2) It is better to use a bigger piece of pork belly instead of cutting it in half.  I made a mistake of asking the butcher to cut the pork belly in half…

3) You really need to poke LOTS of holes.  This way the skin will become crunchier.  I think I spent like 5 minutes on EACH of the pork belly skin, which means I spent 10 minutes on poking holes.  My hand was SOOOOO tired after that… >.<

4) I read that the reason to put the salt on top of the pork skin is to draw the water out, so that the skin will become crunchy… not sure if it’s true though.

5) Ok, LOTS of oil came out of this pork belly…  like 1/4 cup.  Not sure if other people had the same problem.  I’m not too sure what to do with the oil now… >.<

Reference:
Mrs. Wai’s Classroom

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Jellyfish and Chicken with sesame sauce

Experiment: Jellyfish and Chicken with sesame sauce

Introduction:
I have always liked jellyfish when I was young (Yeah I know some of you think that eating jellyfish is pretty gross… but you just have to try it!!!).   I never knew that you can actually make it at home… until I read a recipe book recently.  I decided to give it a try, and if I succeed, then definitely I’ll make it more often.  So here I am, trying this new dish.  I modified the original recipe a little.

Materials:
1 pack of jellyfish (around 400g)
2 chicken legs with thighs
Thinly sliced carrots and thinly sliced cucumber (as you like)

Sauce:
4 tbs Sesame sauce
1 tbs oyster sauce
3 ts fish sauce
3 ts sesame oil
1/2 tbs chili oil
1 bunch Chinese parsley, finley chopped
Sesame seeds

Marinade for chicken:
Soy sauce (as you like)
Wine (as you like)
Chopped garlic (as you like)
Ginger juice (as you like)

Procedure:
A. Chicken legs
1) Mix the marinade together, and rub the marinade onto the chicken.  Let it sit for 15 minutes.  (Or overnight if you have time to prepare the night before)
2) Steam the chicken until cooked.  Then let the chicken legs sit until cool.  Shred into thin slices.
3) If you have time, put the chicken in the fridge before you mix with other ingredients.

B. Jellyfish
1) Soak the jellyfish overnight to get rid of the saltiness.

2) Rinse it before you’re about to cook the jellyfish.
3) Boil water in a pot.  When water bubbles, put the jellyfish in the pot.  When the water bubbles again, take the jellyfish out, and put it in ice cold water.  Let it sit for about 10 minutes.
4) Slice the jellyfish into thin slices. Let the jellyfish drain.  (Water will keep coming out)

5) Mix a bit of fish sauce and sesame oil to the jellyfish. 

C. The actual dish
1) Put the carrots, cucumber, jellyfish and chicken into a big bowl.

 

 2) Mix all the sauce ingredients together.  Pour the sauce in the bowl, and mix well.

3) Put the dish in the fridge and let it sit for an hour or so.  Serve.

Results:

 Discussions:
1) I was very happy that I could make the jellyfish!  My mom has warned me not to boil the jellyfish for too long, as it would make the jellyfish too chewy.  So remember not to boil the jellyfish for too long!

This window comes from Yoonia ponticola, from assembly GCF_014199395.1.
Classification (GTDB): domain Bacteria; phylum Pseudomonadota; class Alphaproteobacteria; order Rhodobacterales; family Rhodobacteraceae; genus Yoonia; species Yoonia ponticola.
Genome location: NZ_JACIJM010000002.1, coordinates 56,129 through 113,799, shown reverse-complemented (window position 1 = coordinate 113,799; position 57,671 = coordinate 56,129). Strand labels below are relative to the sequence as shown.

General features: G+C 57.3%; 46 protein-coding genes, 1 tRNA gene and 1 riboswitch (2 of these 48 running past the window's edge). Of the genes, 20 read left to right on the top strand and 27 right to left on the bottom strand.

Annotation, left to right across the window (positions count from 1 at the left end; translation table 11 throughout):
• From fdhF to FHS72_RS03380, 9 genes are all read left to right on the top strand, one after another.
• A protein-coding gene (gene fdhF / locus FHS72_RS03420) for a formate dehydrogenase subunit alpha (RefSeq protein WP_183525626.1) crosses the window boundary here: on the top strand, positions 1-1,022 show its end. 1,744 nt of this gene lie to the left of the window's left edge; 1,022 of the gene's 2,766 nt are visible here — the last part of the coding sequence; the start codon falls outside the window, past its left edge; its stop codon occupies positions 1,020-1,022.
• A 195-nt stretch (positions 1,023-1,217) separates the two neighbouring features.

2) Rememebr to rinse and soak the jellyfish for at least a few hours!  They’re usually very salty, so you need to rinse the jellyfish a few times and soak it.  That way the saltiness will come out.

Reference:

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Tofu with thousand year egg (皮蛋豆腐)

Experiment: Tofu with thousand year egg (皮蛋豆腐)

Introduction:
Few weeks ago, my co-worker brought an thousand year egg to office, and said that she’ll have that and tofu for lunch.  I was like, “REALLY?  I have always heard about it but never tried it!”   At lunch time, she cracked the thousand year egg, sliced it, and put it on top of the tofu.  She poured some soy sauce on top… and TaDa!  There’s a dish of Tofu with Thousand Year Egg.  The whole process took like maybe… 2 minutes?  It was so simple, yet it tasted so good.  So tonight, I decided to give it a try, and make my own version of it.

Materials:
1 box of soft tofu
1 thousand year egg
Bonito flakes
Sliced red ginger
Soy sauce
Sesame oil

Procedure:
1) Take the tofu out from the package, put it on a plate.  Steam it if you like, or you can serve it cold.

2) Crack the thousand year egg, peel it, and slice it.  Put it on top of the tofu.

3) Put as much bonito flakes as you like on top of the tofu and thousand year egg.

4) Put some sliced red ginger on top of the bonito flakes. 

5) Pour soy sauce on top, then sesame oil.  DONE!

  

Result:

 

Discussion:
1) In case you’re wondering what a thousand year egg is, it looks like this: 

Thousand year egg, picture taken from Wikipedia

You don’t need to cook the egg.  When you crack it open, it looks like a hard boiled egg, except that it’s black.  And if you’re lucky enough to get good eggs, the yolk would still be quite liquidy, like a soft boiled egg, as shown in the above picture.  OH btw, thousand year eggs are made with duck eggs, not chicken eggs. 

 
2) There are many versions of this dish.  Some people like to put coriander instead of bonito flakes, and some like to put chopped green onions on top.  Well basically you can put whatever you like on top of the tofu! 🙂